“Snow-One” can stop us
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Any athlete knows that when winter strikes, it becomes more difficult to train for his or her respective sport. However, being snowed in doesn’t mean it’s time to hibernate. Offseason or not, several Townsend Harris athletes must adjust to the cold climate in order to stay on top of their game.
Athletes who compete in sports held in the winter, such as sophomore Alexis Sarabia, a club swimmer, and junior Ashley Sealy, a competitive gymnast, bear the brunt of the most challenging workouts. Both devote time to their respective sports at the Cross Island YMCA.
Ashley said, “During the winter, I train more seriously [than in the summer] because the dates of my meets are closer.”
“In the pool, we start bringing up the intensity [level] because all the big qualifying meets take place in the winter,” said Alexis. “We do harder sets, repeat some sets, or swim at faster intervals. This helps the team get faster and build endurance.”
Track, on the other hand, is a year-round sport consisting of three seasons: cross-country, indoor track, and outdoor track. During the indoor track season, the track team shifts their practice from outside on the track to inside the school building, where they use the weight room and sometimes the hallways to complete their workouts.
“We try to build up our strength instead of just doing running workouts by going to the weight room or doing core and upper body workouts,” said senior Dayana Tavarez, racewalking captain of the girls indoor track team. “Doing these full body workouts make us stronger and faster because we are building up muscle that aids us in the respective events we run.”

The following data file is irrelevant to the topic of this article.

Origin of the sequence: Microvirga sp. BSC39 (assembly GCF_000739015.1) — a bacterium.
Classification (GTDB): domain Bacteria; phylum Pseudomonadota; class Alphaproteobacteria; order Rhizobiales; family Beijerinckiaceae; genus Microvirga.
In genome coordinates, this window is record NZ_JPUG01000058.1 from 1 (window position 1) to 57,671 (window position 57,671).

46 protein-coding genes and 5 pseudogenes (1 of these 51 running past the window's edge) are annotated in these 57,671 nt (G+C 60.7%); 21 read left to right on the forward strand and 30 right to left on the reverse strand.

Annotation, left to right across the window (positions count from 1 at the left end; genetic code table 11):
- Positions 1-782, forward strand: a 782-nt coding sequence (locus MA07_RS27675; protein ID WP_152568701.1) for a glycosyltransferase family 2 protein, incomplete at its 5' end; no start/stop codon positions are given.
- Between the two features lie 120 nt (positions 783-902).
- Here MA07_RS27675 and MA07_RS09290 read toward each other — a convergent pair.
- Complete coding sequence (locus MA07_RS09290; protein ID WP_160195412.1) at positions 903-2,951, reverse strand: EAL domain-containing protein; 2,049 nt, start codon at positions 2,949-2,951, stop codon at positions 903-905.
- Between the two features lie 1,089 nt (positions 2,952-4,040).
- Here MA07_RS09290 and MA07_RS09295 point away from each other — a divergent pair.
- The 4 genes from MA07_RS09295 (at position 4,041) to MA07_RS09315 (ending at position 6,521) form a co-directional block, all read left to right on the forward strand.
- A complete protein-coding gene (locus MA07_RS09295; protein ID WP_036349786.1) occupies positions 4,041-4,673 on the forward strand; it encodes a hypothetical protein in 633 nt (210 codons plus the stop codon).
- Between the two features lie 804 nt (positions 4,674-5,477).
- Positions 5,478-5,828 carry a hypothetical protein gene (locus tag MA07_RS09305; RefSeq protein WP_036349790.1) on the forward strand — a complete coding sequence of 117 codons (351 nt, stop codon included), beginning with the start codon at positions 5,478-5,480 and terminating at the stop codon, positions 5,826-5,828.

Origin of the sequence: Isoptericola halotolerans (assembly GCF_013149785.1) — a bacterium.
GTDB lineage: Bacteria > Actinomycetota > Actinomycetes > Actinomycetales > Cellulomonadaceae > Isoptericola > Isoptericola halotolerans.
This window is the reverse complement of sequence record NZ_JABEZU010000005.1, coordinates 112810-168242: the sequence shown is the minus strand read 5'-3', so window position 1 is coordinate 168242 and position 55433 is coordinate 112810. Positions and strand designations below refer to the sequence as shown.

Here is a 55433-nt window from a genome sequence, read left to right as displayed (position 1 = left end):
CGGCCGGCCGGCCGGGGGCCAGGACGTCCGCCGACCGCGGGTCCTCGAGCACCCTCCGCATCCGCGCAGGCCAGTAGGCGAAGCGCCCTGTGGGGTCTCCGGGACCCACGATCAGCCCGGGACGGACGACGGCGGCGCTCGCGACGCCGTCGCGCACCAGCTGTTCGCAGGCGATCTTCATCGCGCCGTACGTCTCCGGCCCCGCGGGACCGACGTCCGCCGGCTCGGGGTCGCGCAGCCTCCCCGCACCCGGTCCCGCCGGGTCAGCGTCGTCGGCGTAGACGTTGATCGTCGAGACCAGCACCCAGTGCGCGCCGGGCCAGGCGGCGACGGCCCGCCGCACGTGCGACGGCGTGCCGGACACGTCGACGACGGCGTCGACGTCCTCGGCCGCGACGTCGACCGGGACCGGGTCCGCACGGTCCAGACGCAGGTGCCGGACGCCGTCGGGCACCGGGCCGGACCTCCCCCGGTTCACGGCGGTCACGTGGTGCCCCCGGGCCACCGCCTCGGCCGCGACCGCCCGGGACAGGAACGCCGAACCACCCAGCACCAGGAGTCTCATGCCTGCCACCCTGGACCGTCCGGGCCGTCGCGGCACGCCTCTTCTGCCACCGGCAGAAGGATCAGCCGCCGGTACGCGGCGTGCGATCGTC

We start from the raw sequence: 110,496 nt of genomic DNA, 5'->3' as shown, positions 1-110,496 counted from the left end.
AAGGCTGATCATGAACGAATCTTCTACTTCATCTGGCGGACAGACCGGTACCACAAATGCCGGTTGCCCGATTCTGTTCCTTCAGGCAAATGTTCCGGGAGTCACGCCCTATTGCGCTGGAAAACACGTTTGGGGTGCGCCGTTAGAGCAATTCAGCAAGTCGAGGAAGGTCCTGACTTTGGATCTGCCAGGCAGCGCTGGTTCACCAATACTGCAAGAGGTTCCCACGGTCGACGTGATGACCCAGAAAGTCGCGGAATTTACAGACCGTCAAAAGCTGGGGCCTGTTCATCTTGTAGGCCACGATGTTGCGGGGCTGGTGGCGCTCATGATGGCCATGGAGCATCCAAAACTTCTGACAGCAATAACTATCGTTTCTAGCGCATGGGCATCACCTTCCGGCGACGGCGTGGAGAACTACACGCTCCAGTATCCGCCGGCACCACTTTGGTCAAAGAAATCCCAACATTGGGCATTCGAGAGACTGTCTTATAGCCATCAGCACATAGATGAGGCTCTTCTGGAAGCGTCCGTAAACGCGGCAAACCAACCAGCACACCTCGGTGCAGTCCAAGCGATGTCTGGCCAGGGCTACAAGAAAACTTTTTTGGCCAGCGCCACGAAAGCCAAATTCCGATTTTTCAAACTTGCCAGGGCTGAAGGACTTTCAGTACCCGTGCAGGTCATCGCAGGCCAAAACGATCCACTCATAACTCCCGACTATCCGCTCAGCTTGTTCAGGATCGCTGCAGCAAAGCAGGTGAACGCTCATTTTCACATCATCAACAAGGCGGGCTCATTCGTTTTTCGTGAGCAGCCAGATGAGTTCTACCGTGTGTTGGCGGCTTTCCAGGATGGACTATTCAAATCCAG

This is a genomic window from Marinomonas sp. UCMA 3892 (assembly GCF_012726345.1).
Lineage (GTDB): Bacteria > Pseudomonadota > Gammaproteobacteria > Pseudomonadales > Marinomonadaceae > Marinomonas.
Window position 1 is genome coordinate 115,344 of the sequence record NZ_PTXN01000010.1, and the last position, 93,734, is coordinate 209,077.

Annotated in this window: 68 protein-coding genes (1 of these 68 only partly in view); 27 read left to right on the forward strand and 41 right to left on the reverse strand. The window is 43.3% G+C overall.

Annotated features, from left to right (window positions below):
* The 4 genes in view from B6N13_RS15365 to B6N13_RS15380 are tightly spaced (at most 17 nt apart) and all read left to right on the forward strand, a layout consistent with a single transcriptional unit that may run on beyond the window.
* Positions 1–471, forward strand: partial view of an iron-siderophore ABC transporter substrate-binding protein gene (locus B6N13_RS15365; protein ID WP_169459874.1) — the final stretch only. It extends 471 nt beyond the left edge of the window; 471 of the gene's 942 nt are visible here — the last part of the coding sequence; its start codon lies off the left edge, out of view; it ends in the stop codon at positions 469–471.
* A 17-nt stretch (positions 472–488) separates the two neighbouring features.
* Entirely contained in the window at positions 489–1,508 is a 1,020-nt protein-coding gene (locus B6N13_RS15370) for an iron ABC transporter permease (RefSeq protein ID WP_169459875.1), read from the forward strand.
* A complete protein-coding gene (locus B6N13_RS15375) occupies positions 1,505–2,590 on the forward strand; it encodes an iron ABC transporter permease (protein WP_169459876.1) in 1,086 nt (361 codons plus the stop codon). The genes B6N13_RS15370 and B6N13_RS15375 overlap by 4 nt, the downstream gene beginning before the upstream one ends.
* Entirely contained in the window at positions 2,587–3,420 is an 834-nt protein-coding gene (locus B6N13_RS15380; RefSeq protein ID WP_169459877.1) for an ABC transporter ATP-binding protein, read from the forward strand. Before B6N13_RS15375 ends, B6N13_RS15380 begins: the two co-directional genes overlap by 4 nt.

Although in-season winter training can be brutal for some athletes, others use their offseason to improve technical skills and maintain general fitness in preparation for the upcoming spring and fall seasons.
“I tend to do a lot of lunges, squats, and jump ropes [in the winter],” said boys fencing team member, junior David Zarowin.
David practices at the North Shore Fencers’ Club year-round. In the winter, he aims to improve skills he cannot completely develop in the heat of the competitive fall season.
Similarly, senior Ethan Nittolo, who competes in individual tennis competitions year-round, dedicatedly trains at an indoor facility in the winter. There, he focuses on building up strength with certain exercises in lieu of the intensive cardiovascular drills he does in the summer.
“In the winter, we do more work with weights in order to become more powerful and explosive on the court while still incorporating some cardio three times a week,” he explained.
Additionally, Ethan uses the winter to develop agility. Tennis is played at a much faster pace indoors, which forces him to focus on improving his technical abilities.
“My coach will do more quick reaction drills to speed up my reflexes as well as break down my game technically to clean up my strokes and footwork,” he said.
Freshman Philip Fraczek plays for Blau Weiss Gottschee soccer club where he also trains at an indoor facility in the winter.
“The main benefit of winter training for indoor soccer is that we enter the spring season with an improved understanding of the game,” said Philip. “Since indoor soccer is a fast-paced game, our minds are set to react quicker and make faster decisions.”
Despite this dedication, it is still extremely tempting to relax in the winter. Like any other skill, training consistently is key, even if nature attempts to impede one’s progress.
Junior Dina Goodger, who plays softball and soccer for the school, said, “It’s so easy to say ‘Oh it’s too cold, I’ll go to the gym tomorrow’ or ‘Oh one more cookie, it’s the holiday season.’ Pushing yourself during the winter is hard, but it pays off a lot. Training during these months will up your game and give you an extra edge over your competition– especially over those who haven’t been training.”